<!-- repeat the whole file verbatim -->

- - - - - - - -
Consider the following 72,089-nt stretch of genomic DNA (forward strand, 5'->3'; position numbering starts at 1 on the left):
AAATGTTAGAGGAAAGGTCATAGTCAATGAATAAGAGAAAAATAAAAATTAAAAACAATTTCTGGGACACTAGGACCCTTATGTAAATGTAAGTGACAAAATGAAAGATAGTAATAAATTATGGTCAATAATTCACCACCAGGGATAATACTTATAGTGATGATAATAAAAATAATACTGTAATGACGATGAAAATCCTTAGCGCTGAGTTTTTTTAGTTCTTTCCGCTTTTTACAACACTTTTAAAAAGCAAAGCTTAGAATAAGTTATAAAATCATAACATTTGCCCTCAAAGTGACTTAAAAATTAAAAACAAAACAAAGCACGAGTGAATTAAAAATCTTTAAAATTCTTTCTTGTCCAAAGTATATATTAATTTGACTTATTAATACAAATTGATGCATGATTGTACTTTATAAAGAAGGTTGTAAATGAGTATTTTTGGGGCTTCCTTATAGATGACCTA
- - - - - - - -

Consider the following 72,089-nt stretch of genomic DNA (forward strand, 5'->3'; position numbering starts at 1 on the left):
AAATGTTAGAGGAAAGGTCATAGTCAATGAATAAGAGAAAAATAAAAATTAAAAACAATTTCTGGGACACTAGGACCCTTATGTAAATGTAAGTGACAAAATGAAAGATAGTAATAAATTATGGTCAATAATTCACCACCAGGGATAATACTTATAGTGATGATAATAAAAATAATACTGTAATGACGATGAAAATCCTTAGCGCTGAGTTTTTTTAGTTCTTTCCGCTTTTTACAACACTTTTAAAAAGCAAAGCTTAGAATAAGTTATAAAATCATAACATTTGCCCTCAAAGTGACTTAAAAATTAAAAACAAAACAAAGCACGAGTGAATTAAAAATCTTTAAAATTCTTTCTTGTCCAAAGTATATATTAATTTGACTTATTAATACAAATTGATGCATGATTGTACTTTATAAAGAAGGTTGTAAATGAGTATTTTTGGGGCTTCCTTATAGATGACCTA